Songs to practice fretting

Discussion in 'Technique [BG]' started by Biank, Jun 15, 2021.

  1. Biank


    Jun 15, 2021
    Extra beginner: I started playing yesterday. I'm having a lot of problems with my fretting hand: it hurts a lot, my pinky seems to not work and the position just doesn't feel right. I (kinda) play guitar and I've been wanting a bass for weeks now and during that time I practiced baselines on my acoustic guitar, thinking that it would make me sound better when I started with my bass. I was terribly wrong. The frets are much bigger than I expected.

    My right hand is fine (I need more technique, obviously, but I can defend myself). My left hand need works.

    I'm a very impatient person, but I'm aware this is a matter of practice. My problem is that I find exercise incredibly boring. I've trying to look for easy baselines than can help me practice my fretting, but all the songs that I like are difficult. Do you know any esy (but not EXTREMLY easy) baselines to help me?

    Another question: how long will it take for my hand to get used to fretting? Just an approximate time. And, how intensively do I need to practice to reach intermediate level by September ? (I call intermediate a level in which I can play some easy baselines in a band or play a song with multiple people and not make a mess lol
    skycruiser likes this.
  2. Lobster11

    Lobster11 Supporting Member Supporting Member

    Apr 22, 2006
    Williamsburg, VA
  3. MrLenny1


    Jan 17, 2009
    New England
    Practice 1 hour minimum per day. Seven days a week.
    Get a teacher, he will save you time & frustration.
    There is no formula for when you will advance.
    Time will tell.
    Good luck, have fun.
    Biank and fearceol like this.
  4. Basslines don’t really help you learn fretting. Fretting helps you learn fretting. And you fret every time you play. So play as much as possible.

    my main concern at this point is harmful technique. We don’t have enough information to go on to know whether the pain you are experiencing is a result of fatigue or improper or dangerous technique. Honestly, the best thing to do In the beginning is work with an expert teacher. He can save you lots of time and pain.
    Biank likes this.
  5. WrapRough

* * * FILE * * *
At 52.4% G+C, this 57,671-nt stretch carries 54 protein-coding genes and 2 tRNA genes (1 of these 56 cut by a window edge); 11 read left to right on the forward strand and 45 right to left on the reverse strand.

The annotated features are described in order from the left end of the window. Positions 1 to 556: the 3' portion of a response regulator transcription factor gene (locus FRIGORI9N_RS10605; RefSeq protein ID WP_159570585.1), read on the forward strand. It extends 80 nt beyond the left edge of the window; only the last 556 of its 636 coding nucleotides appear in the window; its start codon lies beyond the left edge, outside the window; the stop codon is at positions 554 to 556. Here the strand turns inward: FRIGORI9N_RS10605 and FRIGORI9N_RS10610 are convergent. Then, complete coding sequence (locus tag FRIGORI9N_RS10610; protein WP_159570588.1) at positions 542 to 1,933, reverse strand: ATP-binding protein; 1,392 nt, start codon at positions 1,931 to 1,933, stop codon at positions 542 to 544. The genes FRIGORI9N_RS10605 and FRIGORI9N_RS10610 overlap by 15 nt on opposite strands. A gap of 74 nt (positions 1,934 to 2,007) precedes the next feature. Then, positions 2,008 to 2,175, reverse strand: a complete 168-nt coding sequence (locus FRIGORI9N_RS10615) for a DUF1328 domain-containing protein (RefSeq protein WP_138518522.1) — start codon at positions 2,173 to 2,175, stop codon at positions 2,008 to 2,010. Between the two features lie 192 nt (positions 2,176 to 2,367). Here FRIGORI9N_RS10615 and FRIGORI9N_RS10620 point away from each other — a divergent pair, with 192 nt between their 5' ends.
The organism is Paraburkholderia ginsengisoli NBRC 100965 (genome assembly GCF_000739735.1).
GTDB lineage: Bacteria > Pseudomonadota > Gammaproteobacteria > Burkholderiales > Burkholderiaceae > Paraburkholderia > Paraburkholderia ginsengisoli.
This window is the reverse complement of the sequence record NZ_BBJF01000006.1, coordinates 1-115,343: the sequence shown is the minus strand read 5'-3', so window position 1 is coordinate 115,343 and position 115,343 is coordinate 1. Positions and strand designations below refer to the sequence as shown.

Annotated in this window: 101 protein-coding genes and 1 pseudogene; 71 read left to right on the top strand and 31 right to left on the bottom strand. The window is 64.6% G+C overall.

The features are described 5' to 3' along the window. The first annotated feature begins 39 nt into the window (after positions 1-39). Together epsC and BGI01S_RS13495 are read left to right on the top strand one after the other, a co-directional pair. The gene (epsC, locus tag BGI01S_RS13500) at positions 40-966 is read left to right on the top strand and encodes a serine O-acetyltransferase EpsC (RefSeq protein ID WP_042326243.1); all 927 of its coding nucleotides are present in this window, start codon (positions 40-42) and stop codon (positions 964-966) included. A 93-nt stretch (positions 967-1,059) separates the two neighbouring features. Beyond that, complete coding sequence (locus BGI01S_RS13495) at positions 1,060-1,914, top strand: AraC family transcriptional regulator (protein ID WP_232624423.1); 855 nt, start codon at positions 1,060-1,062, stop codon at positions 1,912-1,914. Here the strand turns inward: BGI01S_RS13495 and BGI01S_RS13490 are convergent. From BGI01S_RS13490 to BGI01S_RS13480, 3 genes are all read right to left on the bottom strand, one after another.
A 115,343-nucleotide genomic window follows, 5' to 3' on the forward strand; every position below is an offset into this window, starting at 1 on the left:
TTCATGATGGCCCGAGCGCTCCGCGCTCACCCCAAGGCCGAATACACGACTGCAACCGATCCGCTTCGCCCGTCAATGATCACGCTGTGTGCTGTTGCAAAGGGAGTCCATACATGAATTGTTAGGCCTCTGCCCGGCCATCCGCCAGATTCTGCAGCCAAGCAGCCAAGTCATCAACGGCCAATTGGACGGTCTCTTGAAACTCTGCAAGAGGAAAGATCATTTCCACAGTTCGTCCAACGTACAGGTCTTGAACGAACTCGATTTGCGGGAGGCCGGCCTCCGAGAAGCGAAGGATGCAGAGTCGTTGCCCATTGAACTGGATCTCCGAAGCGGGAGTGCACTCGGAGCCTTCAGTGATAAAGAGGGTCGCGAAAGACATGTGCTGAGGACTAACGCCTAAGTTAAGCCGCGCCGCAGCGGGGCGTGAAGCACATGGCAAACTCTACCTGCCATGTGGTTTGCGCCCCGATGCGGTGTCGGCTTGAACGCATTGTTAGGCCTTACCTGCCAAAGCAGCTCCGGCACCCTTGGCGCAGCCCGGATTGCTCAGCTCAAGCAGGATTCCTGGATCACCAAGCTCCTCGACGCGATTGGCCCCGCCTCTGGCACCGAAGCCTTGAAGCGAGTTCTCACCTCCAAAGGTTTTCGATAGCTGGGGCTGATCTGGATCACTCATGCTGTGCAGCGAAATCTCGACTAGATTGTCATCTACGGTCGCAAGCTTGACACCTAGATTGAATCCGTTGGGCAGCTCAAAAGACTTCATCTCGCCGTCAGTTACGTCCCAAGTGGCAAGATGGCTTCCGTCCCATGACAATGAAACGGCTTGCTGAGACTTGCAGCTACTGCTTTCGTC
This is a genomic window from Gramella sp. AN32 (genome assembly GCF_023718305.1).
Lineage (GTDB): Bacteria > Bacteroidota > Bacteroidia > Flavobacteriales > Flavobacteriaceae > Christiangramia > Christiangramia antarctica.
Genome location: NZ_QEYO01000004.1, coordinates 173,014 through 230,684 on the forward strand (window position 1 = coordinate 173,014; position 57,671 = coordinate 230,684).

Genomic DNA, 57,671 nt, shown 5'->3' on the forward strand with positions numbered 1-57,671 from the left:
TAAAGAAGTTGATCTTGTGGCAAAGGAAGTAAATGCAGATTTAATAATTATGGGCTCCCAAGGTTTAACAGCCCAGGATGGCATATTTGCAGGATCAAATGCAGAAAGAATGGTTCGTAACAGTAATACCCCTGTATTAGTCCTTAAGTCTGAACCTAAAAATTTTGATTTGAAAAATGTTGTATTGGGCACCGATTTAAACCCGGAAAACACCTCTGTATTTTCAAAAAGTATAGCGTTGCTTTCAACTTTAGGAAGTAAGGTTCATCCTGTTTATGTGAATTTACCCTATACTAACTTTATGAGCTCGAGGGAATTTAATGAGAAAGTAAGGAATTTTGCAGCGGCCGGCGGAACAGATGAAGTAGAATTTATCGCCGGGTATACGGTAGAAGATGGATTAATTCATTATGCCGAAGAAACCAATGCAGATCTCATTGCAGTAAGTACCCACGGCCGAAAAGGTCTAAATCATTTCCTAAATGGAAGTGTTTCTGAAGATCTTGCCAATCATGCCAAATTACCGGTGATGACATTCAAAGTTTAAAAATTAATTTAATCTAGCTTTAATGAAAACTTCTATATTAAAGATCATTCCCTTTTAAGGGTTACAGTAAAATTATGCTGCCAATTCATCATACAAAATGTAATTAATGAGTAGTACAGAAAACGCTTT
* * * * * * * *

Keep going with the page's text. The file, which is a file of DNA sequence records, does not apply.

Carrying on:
Jan 26, 2021
    It's a marathon, not a sprint...
    fearceol likes this.
  6. fearceol


    Nov 14, 2006
    Hi and welcome to TB. :thumbsup:

    The first thing to work on is....patience !!! As WrapRough says, it's a marathon, not a sprint. So slow down, take your time and work on your technique. It takes as long as it takes. As has been said, a good teacher would be your best bet. In the meantime, Lobster11's clip is well worth checking out, as is the clip below. Bass lines, in and of themselves won't teach you good fretting technique. I would suggest working on the advice given in the two video clips and then try to incorporate this advice into your bass lines. During a practice session, do the exercises in the clip below, for about five to ten minutes. Then try some bass lines and come back to the exercises. Rinse and repeat as often as required.
    Best of luck.

    Biank, Lobster11 and WrapRough like this.
  7. Biank


    Jun 15, 2021
    Yes!! I'm working on understanding this, but I'm having a lot of fun practicing and learning easy bassines, so that anxiety to be perfect has vanished hahaha. I'm really enjoying the process.
    Thanks for answering!
  8. Biank


    Jun 15, 2021
    Thanks a lot for answering!! I'm looking for exercises to try and practice everyday. About the pain: it's kinda going away now. I think the thing was my thumb. I was pressing it too hard and it tensioned my whole arm. I've been looking for YouTube videos to learn but it's difficult to improve as I don't receive any feedback. I'll look for a teacher asap. Thanks for the advice!!
    dreamadream99 likes this.
  9. Lobster11

    Lobster11 Supporting Member Supporting Member

    Apr 22, 2006
    Williamsburg, VA
    The secret -- which is good to know just as you're starting out -- is to try to play in a way in which your hands, wrists, and everything else are relaxed. With this in mind, here are some things you might want to work on:

    1. Spend some time experimenting to find the minimal amount of pressure needed to fret a note without it buzzing. As @Mushroo likes to say, this shouldn't require any more pressure than typing a letter on a computer keyboard. Try to work on applying no more pressure with your fretting finger than is necessary.

    2. Some teachers recommend experimenting with fretting notes without your thumb touching the neck at all. This is another way to grok the idea that you don't need much finger pressure for fretting, as well as the idea that your thumb's job behind the neck is not to "squeeze" but simply enable the fretting fingers to work as they should.

    3. While we're at it, think about your plucking hand in the same way. The word "plucking" is kinda misleading, because all you really need to do is brush your "plucking" finger across the top of the string. Turn up your amp and try to "pluck" as softly as you can.
    fearceol, 12BitSlab and Mushroo like this.
  10. Biank


    Jun 15, 2021
    Thank you for answering!! sometimes when my thumb hurts too much, i don't use it and it sounds the same. but when I use it, the pressure is almost inevitable. now I pay extra attention to it and i relax it as much as I can, and it's working so far.

    about my plucking hand:
    when I play, i feel a noise when I hit the string. for example, if I'm playing the A string, i hear the noise of my finger hitting the E string (it's not the noise of the note, it's the noise of the hitting, like I'm hitting plastic). I recorded myself playing and i don't hear it. is it a normal noise or does it mean I'm doing I it wrong?